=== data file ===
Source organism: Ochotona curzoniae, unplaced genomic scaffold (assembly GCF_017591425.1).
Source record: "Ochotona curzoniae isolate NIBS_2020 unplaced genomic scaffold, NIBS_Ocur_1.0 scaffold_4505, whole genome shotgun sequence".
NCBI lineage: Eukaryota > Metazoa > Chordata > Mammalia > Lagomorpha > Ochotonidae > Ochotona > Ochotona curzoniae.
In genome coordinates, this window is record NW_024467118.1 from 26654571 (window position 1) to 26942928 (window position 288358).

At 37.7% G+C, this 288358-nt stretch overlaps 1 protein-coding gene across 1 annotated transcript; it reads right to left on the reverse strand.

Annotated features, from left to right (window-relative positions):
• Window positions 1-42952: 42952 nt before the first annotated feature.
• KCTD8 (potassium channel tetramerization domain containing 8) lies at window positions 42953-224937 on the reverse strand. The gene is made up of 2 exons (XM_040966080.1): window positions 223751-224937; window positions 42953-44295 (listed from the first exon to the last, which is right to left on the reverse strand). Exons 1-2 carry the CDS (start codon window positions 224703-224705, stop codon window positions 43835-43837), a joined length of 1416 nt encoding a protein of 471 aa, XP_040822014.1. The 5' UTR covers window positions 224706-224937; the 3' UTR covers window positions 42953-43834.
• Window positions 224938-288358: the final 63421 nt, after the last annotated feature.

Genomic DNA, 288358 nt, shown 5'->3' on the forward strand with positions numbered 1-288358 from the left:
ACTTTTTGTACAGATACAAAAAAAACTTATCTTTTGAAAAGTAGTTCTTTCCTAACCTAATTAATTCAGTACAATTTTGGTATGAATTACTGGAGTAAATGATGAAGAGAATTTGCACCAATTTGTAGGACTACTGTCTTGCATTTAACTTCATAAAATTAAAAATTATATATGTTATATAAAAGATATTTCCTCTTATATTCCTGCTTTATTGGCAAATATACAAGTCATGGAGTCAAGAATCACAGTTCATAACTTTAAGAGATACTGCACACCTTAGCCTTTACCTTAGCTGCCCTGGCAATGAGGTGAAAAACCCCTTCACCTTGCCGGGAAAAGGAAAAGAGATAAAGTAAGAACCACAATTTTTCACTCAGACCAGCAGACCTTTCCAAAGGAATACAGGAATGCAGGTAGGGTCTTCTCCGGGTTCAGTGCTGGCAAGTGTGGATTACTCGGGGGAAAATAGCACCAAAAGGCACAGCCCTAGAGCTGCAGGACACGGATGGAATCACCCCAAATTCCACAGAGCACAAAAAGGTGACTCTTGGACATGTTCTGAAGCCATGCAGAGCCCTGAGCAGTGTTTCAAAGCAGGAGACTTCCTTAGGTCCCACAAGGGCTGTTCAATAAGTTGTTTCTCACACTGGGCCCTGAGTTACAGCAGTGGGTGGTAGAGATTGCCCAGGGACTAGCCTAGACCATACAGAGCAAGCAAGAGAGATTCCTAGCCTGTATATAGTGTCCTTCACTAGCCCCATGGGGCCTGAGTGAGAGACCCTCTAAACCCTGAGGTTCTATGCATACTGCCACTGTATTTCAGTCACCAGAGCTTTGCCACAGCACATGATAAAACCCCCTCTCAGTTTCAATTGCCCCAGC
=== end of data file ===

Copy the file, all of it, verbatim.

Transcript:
Source organism: Ochotona curzoniae, unplaced genomic scaffold (assembly GCF_017591425.1).
Source record: "Ochotona curzoniae isolate NIBS_2020 unplaced genomic scaffold, NIBS_Ocur_1.0 scaffold_4505, whole genome shotgun sequence".
NCBI lineage: Eukaryota > Metazoa > Chordata > Mammalia > Lagomorpha > Ochotonidae > Ochotona > Ochotona curzoniae.
In genome coordinates, this window is record NW_024467118.1 from 26654571 (window position 1) to 26942928 (window position 288358).

At 37.7% G+C, this 288358-nt stretch overlaps 1 protein-coding gene across 1 annotated transcript; it reads right to left on the reverse strand.

Annotated features, from left to right (window-relative positions):
• Window positions 1-42952: 42952 nt before the first annotated feature.
• KCTD8 (potassium channel tetramerization domain containing 8) lies at window positions 42953-224937 on the reverse strand. The gene is made up of 2 exons (XM_040966080.1): window positions 223751-224937; window positions 42953-44295 (listed from the first exon to the last, which is right to left on the reverse strand). Exons 1-2 carry the CDS (start codon window positions 224703-224705, stop codon window positions 43835-43837), a joined length of 1416 nt encoding a protein of 471 aa, XP_040822014.1. The 5' UTR covers window positions 224706-224937; the 3' UTR covers window positions 42953-43834.
• Window positions 224938-288358: the final 63421 nt, after the last annotated feature.

Genomic DNA, 288358 nt, shown 5'->3' on the forward strand with positions numbered 1-288358 from the left:
ACTTTTTGTACAGATACAAAAAAAACTTATCTTTTGAAAAGTAGTTCTTTCCTAACCTAATTAATTCAGTACAATTTTGGTATGAATTACTGGAGTAAATGATGAAGAGAATTTGCACCAATTTGTAGGACTACTGTCTTGCATTTAACTTCATAAAATTAAAAATTATATATGTTATATAAAAGATATTTCCTCTTATATTCCTGCTTTATTGGCAAATATACAAGTCATGGAGTCAAGAATCACAGTTCATAACTTTAAGAGATACTGCACACCTTAGCCTTTACCTTAGCTGCCCTGGCAATGAGGTGAAAAACCCCTTCACCTTGCCGGGAAAAGGAAAAGAGATAAAGTAAGAACCACAATTTTTCACTCAGACCAGCAGACCTTTCCAAAGGAATACAGGAATGCAGGTAGGGTCTTCTCCGGGTTCAGTGCTGGCAAGTGTGGATTACTCGGGGGAAAATAGCACCAAAAGGCACAGCCCTAGAGCTGCAGGACACGGATGGAATCACCCCAAATTCCACAGAGCACAAAAAGGTGACTCTTGGACATGTTCTGAAGCCATGCAGAGCCCTGAGCAGTGTTTCAAAGCAGGAGACTTCCTTAGGTCCCACAAGGGCTGTTCAATAAGTTGTTTCTCACACTGGGCCCTGAGTTACAGCAGTGGGTGGTAGAGATTGCCCAGGGACTAGCCTAGACCATACAGAGCAAGCAAGAGAGATTCCTAGCCTGTATATAGTGTCCTTCACTAGCCCCATGGGGCCTGAGTGAGAGACCCTCTAAACCCTGAGGTTCTATGCATACTGCCACTGTATTTCAGTCACCAGAGCTTTGCCACAGCACATGATAAAACCCCCTCTCAGTTTCAATTGCCCCAGC